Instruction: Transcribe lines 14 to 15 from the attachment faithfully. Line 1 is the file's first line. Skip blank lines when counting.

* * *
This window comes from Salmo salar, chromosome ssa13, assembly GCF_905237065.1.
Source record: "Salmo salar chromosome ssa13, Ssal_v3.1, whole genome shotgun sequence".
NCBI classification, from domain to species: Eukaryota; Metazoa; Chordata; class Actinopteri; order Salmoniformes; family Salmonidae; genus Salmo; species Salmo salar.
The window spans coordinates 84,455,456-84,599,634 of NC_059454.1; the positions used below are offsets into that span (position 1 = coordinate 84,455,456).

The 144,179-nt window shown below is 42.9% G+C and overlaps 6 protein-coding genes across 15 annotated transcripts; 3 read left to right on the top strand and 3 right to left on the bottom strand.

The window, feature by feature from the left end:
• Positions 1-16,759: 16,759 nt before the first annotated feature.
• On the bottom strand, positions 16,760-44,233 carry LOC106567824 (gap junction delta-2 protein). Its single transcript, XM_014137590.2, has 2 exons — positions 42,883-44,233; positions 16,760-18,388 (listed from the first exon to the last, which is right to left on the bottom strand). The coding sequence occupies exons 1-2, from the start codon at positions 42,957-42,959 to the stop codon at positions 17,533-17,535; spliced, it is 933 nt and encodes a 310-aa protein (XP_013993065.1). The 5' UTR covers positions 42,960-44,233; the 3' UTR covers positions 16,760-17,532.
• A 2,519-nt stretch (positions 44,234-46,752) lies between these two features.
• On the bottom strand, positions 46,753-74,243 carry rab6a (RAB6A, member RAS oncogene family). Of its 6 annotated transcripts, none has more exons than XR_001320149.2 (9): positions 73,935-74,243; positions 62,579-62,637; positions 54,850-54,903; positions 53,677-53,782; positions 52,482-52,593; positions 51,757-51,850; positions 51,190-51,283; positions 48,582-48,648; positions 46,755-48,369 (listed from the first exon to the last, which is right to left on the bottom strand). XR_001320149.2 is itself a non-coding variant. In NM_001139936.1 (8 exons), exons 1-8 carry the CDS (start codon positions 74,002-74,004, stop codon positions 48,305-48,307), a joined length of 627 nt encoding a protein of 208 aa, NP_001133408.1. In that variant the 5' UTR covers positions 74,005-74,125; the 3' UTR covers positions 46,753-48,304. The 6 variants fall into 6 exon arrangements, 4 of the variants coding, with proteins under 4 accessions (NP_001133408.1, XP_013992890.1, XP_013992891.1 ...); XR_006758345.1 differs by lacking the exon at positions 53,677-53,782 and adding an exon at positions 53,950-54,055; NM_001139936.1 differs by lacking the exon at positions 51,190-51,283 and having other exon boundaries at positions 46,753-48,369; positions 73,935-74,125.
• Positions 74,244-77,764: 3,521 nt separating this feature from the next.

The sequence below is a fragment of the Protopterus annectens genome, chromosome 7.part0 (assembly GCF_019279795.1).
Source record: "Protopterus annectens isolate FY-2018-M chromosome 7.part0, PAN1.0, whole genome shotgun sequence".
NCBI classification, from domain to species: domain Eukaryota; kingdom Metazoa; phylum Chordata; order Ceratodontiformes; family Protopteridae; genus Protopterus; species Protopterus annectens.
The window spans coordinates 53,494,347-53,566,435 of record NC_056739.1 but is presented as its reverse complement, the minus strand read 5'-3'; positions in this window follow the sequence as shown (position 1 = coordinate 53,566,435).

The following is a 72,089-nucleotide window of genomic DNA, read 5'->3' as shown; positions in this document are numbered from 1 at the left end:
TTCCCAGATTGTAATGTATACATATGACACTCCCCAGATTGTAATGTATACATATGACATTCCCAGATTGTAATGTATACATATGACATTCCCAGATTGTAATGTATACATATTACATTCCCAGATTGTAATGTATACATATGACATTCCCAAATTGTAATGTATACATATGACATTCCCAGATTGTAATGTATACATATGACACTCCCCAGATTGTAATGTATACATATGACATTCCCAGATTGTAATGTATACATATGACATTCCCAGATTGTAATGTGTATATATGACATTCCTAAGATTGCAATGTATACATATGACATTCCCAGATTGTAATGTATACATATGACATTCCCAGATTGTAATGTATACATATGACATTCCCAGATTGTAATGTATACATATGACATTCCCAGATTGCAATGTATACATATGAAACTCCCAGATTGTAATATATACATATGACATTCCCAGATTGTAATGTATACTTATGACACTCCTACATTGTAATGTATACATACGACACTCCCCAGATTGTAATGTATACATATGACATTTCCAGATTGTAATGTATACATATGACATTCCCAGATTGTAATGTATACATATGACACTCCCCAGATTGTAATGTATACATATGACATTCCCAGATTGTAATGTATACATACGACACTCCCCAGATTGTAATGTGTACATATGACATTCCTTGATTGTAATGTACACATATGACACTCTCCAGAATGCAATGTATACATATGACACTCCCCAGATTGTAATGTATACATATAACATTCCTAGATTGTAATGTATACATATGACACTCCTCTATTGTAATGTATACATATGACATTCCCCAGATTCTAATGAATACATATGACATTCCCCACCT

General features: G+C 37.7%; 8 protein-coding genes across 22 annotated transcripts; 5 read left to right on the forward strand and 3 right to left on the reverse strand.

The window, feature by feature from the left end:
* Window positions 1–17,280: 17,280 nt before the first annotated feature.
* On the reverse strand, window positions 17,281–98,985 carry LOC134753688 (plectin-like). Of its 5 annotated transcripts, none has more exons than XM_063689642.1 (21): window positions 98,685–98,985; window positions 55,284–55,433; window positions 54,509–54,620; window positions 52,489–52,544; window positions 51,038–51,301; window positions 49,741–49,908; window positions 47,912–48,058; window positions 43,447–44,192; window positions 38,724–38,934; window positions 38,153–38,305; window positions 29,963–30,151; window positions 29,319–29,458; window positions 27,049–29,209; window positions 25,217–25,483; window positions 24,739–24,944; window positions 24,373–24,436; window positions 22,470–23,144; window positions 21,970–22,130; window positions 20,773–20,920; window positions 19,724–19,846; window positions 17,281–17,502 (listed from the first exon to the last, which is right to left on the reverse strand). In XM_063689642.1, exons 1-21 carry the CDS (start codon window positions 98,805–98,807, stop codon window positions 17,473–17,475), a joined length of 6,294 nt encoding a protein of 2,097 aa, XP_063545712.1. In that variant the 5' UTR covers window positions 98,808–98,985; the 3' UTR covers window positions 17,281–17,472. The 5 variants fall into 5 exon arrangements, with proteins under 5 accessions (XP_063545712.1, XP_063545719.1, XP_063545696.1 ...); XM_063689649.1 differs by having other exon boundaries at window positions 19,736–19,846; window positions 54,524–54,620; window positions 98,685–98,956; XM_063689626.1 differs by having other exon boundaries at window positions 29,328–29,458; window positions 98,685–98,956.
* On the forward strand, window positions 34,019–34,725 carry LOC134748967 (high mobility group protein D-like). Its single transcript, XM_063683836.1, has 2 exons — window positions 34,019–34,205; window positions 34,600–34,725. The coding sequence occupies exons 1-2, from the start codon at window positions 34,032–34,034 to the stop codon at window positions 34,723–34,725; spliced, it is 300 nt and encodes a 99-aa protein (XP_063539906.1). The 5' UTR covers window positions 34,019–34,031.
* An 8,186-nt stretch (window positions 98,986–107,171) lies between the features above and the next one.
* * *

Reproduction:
NCBI classification, from domain to species: domain Eukaryota; kingdom Metazoa; phylum Chordata; order Ceratodontiformes; family Protopteridae; genus Protopterus; species Protopterus annectens.
The window spans coordinates 53,494,347-53,566,435 of record NC_056739.1 but is presented as its reverse complement, the minus strand read 5'-3'; positions in this window follow the sequence as shown (position 1 = coordinate 53,566,435).